I use Press-n’-Peel/lazer printer ink image transfer process as a resist for etching my printing plates. I use the Staedtler pens for touch-up purposes when the design doesn’t transfer perfectly. They can also be used for drawing directly on the metal. This ink will hold up longer than Sharpie ink will. I bought a box of ten from Amazon.com at a good price. Update: 2018 I recently switched to salt water etching with citric acid added to the solution and discovered this resist did NOT hold up as well as in the salt solution without the citric acid.
I photographed the recently created “Bird” cuff on a white background and on a black glass background as a test to see what works best for the piece. Both seem OK to my eye… just very different. The black is dramatic, the white seems more contemporary. If I were to list this in my Etsy shop, I might also photograph it with some props from the garden. A leafy branch or two for instance. Plus I need a photo that shows the out-side of the ends as an alternate view.
The brass sheet was originally photo etched to use as a plate for roll printing onto silver, however, I decided it would work better used directly for jewelry. I am now wearing the cuff to see how the polished surface might change over time. The dark background is a heat patina that developed naturally when I annealed the metal for forming.
Documenting a process. I am slowly working on describing the steps I use in creating original artwork for the photo-etching technique I use to produce pattern on sheet metal.
I find that starting with my own photos gives me a way to create unique patterns that express my interests. These patterns can be applied in many different ways… ending with a great variety of “results” depending on the choices made along the way. Just three of the many possible results are featured in this post as examples. Only three cuffs for now, but I also have ring bands and pendants from the same photo.
Cuff above was first colored with heat and then a chemical patina was applied.
Cuff above has a simple LOS patina only.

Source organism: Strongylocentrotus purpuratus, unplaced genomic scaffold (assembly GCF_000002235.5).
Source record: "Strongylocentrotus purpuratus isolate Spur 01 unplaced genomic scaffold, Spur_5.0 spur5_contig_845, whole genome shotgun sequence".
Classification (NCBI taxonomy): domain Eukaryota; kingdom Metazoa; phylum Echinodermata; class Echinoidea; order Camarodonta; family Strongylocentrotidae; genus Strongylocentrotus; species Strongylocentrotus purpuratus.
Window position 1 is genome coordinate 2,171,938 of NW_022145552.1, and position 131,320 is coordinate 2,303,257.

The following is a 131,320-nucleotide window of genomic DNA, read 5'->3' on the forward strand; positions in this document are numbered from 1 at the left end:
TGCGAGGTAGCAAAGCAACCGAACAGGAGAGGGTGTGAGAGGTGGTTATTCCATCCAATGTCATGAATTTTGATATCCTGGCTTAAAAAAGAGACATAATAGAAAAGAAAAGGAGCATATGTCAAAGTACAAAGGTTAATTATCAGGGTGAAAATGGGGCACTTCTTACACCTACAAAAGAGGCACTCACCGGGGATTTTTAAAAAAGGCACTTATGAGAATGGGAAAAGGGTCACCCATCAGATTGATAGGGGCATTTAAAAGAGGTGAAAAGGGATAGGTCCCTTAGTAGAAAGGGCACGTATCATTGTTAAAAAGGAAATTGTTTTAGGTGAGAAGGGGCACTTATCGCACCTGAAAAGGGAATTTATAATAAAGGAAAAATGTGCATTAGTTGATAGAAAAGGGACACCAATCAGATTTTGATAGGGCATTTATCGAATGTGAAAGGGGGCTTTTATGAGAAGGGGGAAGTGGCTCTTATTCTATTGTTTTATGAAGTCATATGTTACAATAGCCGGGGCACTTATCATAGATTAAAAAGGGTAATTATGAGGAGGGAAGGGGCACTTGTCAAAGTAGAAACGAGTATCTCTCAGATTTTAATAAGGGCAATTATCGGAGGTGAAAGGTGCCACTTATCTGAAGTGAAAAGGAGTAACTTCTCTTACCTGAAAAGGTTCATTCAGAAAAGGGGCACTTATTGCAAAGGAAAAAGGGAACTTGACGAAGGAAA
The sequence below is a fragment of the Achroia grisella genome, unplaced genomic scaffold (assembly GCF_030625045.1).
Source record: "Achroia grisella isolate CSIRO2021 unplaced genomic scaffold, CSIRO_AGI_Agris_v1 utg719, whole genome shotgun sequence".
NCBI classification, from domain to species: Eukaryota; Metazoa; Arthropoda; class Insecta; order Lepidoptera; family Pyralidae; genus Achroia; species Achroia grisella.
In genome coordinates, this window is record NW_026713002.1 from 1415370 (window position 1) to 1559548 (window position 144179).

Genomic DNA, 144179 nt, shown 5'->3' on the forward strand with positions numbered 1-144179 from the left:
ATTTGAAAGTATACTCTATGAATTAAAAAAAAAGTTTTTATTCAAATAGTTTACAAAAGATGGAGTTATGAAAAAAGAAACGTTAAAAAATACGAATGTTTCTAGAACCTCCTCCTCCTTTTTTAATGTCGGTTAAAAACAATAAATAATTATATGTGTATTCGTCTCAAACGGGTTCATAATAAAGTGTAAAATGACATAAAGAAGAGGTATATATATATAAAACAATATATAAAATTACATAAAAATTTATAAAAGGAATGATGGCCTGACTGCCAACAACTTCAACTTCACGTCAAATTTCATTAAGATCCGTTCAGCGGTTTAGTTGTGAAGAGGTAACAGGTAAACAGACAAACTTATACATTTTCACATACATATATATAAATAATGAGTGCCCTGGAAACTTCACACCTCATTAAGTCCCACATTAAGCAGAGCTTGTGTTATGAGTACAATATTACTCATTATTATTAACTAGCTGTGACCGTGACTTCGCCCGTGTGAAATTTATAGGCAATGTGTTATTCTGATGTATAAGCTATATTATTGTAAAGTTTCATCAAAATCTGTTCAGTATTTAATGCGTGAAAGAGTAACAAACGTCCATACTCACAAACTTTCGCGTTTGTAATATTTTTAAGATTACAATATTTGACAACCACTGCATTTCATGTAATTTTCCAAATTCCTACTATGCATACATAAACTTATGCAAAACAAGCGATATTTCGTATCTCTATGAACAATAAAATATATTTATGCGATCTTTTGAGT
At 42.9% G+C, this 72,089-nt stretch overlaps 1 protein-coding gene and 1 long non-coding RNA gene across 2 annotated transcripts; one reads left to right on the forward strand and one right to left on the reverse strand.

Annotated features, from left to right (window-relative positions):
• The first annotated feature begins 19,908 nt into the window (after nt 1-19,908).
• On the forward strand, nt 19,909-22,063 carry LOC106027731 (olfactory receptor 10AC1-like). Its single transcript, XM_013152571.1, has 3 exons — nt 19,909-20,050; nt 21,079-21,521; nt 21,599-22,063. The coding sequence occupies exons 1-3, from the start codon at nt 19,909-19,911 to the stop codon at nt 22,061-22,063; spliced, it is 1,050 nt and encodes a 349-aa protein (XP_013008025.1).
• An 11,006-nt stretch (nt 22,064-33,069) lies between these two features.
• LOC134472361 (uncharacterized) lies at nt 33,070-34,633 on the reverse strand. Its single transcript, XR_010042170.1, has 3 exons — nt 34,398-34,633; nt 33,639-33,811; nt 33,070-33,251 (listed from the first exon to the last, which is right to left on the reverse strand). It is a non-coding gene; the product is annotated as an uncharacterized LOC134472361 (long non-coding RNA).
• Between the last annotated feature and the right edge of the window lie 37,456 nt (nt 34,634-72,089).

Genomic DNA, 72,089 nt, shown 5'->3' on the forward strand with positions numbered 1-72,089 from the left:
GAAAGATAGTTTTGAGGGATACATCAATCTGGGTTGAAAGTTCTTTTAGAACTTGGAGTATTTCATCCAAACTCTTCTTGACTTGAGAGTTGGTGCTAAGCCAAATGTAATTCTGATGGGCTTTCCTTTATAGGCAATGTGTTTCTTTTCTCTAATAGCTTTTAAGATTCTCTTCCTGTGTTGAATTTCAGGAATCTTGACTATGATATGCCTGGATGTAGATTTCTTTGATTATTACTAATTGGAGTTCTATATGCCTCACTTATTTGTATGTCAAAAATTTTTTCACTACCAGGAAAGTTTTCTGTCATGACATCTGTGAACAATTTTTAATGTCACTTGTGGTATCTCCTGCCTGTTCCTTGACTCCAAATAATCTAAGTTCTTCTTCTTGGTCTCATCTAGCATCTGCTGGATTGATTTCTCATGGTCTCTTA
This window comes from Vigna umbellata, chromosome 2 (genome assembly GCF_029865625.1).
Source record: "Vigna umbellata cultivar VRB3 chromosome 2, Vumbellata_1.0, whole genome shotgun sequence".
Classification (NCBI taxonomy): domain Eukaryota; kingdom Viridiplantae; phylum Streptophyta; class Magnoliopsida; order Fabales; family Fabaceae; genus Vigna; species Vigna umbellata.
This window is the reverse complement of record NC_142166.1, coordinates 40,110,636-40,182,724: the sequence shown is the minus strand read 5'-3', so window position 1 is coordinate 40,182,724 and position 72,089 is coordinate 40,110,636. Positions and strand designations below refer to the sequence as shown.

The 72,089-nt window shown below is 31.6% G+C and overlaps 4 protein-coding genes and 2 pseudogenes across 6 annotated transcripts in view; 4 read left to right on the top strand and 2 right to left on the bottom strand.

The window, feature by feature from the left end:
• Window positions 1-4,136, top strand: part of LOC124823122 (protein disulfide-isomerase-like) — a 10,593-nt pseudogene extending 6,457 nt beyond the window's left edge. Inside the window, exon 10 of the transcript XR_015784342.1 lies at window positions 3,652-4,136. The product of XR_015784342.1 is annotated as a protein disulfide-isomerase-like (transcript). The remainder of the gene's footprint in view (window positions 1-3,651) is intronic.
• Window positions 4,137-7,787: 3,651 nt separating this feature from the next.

Cuff above was first colored with both gold and silver Gilder’s paste, and then with LOS.
Edit May 5, 2013 – I keep starting and stopping with this “tutorial” project because I am not sure I have anything new, or sufficiently different, to add to what is already available on the subject. Just do a Google search for “how to etch metal at home” and you will be overwhelmed by the results. Or an image search for “etched copper jewelry” and many of the results will take you to instructions. This is a VERY popular technique with lots of variations for every part of the process… start to finish. Plus, how useful would instructions for preparing an image from a photo be for someone who doesn’t have Photoshop for transforming the photos? Will Photoshop Elements work? How about the free photo editing programs? One large tutorial or many smaller ones for each step? Lots to think about. Meanwhile, I think I’ll simply report on what is working for me as a way of sharing.
The small power source (see Feb. 14 post for photo) works perfectly well for the larger etching set-up I made for cuff sized blanks and roll printing plates. I would still like to have a power source that would allow for setting the voltage to 1.5V. The little black one only goes down to 3V at a preset 2amp.
I used an acrylic display case designed for model cars for this tank that accommodates a 3″ wide X 6″ long (or smaller) piece. The tank is 4 1/2″w x 9″l x 5″h. The closer the anode is to the cathode, the faster the etch. The “wings” on the cathode and anode supports help to keep the plates parallel in the tank as well as providing a place for attaching the leads that is away from the water.
A deep etch on 18g brass took 3 hours. I used a soft brush to clean off both the anode and the cathode several times during the process. I plan to use this plate for roll printing a few copper cuff blanks, and then perhaps use it to make a cuff… or maybe will cut it up for several pendants.
The black on the plate shown above is the lazer toner resist. I removed this with Citrasolv before using the plate for roll printing silver for a ring band.
I used the etched brass plate to roller print an 18g sterling strip to use for a ring band.